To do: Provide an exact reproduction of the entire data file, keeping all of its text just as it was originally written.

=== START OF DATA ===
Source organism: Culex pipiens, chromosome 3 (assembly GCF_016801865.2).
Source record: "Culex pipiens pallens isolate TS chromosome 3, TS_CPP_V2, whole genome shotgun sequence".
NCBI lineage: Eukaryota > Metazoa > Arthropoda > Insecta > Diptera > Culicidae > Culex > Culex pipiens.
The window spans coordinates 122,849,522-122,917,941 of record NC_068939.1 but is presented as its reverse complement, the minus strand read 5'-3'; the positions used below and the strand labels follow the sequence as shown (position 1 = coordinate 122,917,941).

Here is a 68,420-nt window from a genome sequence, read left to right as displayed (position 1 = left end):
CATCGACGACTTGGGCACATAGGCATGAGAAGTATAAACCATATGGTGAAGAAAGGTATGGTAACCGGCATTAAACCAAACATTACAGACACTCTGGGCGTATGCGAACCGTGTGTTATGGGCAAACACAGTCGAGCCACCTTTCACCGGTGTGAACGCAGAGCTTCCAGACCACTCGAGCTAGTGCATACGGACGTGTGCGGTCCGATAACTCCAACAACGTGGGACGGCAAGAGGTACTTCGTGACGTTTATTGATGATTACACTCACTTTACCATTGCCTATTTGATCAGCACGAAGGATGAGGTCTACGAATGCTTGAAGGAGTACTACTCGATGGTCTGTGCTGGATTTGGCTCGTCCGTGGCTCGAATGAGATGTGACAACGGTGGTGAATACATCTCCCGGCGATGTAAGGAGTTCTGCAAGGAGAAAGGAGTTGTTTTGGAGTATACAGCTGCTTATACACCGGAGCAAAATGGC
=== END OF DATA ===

Source organism: Culex pipiens, chromosome 3 (assembly GCF_016801865.2).
Source record: "Culex pipiens pallens isolate TS chromosome 3, TS_CPP_V2, whole genome shotgun sequence".
NCBI lineage: Eukaryota > Metazoa > Arthropoda > Insecta > Diptera > Culicidae > Culex > Culex pipiens.
The window spans coordinates 122,849,522-122,917,941 of record NC_068939.1 but is presented as its reverse complement, the minus strand read 5'-3'; the positions used below and the strand labels follow the sequence as shown (position 1 = coordinate 122,917,941).

Here is a 68,420-nt window from a genome sequence, read left to right as displayed (position 1 = left end):
CATCGACGACTTGGGCACATAGGCATGAGAAGTATAAACCATATGGTGAAGAAAGGTATGGTAACCGGCATTAAACCAAACATTACAGACACTCTGGGCGTATGCGAACCGTGTGTTATGGGCAAACACAGTCGAGCCACCTTTCACCGGTGTGAACGCAGAGCTTCCAGACCACTCGAGCTAGTGCATACGGACGTGTGCGGTCCGATAACTCCAACAACGTGGGACGGCAAGAGGTACTTCGTGACGTTTATTGATGATTACACTCACTTTACCATTGCCTATTTGATCAGCACGAAGGATGAGGTCTACGAATGCTTGAAGGAGTACTACTCGATGGTCTGTGCTGGATTTGGCTCGTCCGTGGCTCGAATGAGATGTGACAACGGTGGTGAATACATCTCCCGGCGATGTAAGGAGTTCTGCAAGGAGAAAGGAGTTGTTTTGGAGTATACAGCTGCTTATACACCGGAGCAAAATGGC